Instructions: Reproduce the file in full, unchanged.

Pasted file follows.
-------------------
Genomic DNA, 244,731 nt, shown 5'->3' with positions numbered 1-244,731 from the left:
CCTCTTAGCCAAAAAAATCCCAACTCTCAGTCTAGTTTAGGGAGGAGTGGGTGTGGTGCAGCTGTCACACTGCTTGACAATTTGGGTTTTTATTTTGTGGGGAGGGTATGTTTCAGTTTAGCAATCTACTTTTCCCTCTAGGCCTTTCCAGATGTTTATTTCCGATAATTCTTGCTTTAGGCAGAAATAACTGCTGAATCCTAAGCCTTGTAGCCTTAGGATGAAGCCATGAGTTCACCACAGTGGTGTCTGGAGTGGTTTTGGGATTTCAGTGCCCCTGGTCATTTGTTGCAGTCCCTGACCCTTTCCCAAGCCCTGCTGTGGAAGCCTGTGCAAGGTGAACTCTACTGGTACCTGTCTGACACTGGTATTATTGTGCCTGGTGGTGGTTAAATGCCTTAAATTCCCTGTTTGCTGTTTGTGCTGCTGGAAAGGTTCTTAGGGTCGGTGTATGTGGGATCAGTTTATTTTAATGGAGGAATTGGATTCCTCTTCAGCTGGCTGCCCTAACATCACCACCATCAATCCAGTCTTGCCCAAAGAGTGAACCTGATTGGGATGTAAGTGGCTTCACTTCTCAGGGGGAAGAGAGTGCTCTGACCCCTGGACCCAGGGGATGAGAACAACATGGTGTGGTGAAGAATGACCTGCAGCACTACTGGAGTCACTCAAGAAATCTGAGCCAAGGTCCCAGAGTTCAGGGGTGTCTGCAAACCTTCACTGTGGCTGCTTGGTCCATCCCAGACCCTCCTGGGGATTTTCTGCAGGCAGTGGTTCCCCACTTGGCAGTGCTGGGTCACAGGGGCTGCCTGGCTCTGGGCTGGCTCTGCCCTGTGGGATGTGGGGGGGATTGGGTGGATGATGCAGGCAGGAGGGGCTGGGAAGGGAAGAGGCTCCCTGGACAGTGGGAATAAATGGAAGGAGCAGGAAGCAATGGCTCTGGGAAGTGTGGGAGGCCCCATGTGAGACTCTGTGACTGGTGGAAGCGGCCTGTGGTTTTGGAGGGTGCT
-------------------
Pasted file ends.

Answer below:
Genomic DNA, 244,731 nt, shown 5'->3' with positions numbered 1-244,731 from the left:
CCTCTTAGCCAAAAAAATCCCAACTCTCAGTCTAGTTTAGGGAGGAGTGGGTGTGGTGCAGCTGTCACACTGCTTGACAATTTGGGTTTTTATTTTGTGGGGAGGGTATGTTTCAGTTTAGCAATCTACTTTTCCCTCTAGGCCTTTCCAGATGTTTATTTCCGATAATTCTTGCTTTAGGCAGAAATAACTGCTGAATCCTAAGCCTTGTAGCCTTAGGATGAAGCCATGAGTTCACCACAGTGGTGTCTGGAGTGGTTTTGGGATTTCAGTGCCCCTGGTCATTTGTTGCAGTCCCTGACCCTTTCCCAAGCCCTGCTGTGGAAGCCTGTGCAAGGTGAACTCTACTGGTACCTGTCTGACACTGGTATTATTGTGCCTGGTGGTGGTTAAATGCCTTAAATTCCCTGTTTGCTGTTTGTGCTGCTGGAAAGGTTCTTAGGGTCGGTGTATGTGGGATCAGTTTATTTTAATGGAGGAATTGGATTCCTCTTCAGCTGGCTGCCCTAACATCACCACCATCAATCCAGTCTTGCCCAAAGAGTGAACCTGATTGGGATGTAAGTGGCTTCACTTCTCAGGGGGAAGAGAGTGCTCTGACCCCTGGACCCAGGGGATGAGAACAACATGGTGTGGTGAAGAATGACCTGCAGCACTACTGGAGTCACTCAAGAAATCTGAGCCAAGGTCCCAGAGTTCAGGGGTGTCTGCAAACCTTCACTGTGGCTGCTTGGTCCATCCCAGACCCTCCTGGGGATTTTCTGCAGGCAGTGGTTCCCCACTTGGCAGTGCTGGGTCACAGGGGCTGCCTGGCTCTGGGCTGGCTCTGCCCTGTGGGATGTGGGGGGGATTGGGTGGATGATGCAGGCAGGAGGGGCTGGGAAGGGAAGAGGCTCCCTGGACAGTGGGAATAAATGGAAGGAGCAGGAAGCAATGGCTCTGGGAAGTGTGGGAGGCCCCATGTGAGACTCTGTGACTGGTGGAAGCGGCCTGTGGTTTTGGAGGGTGCT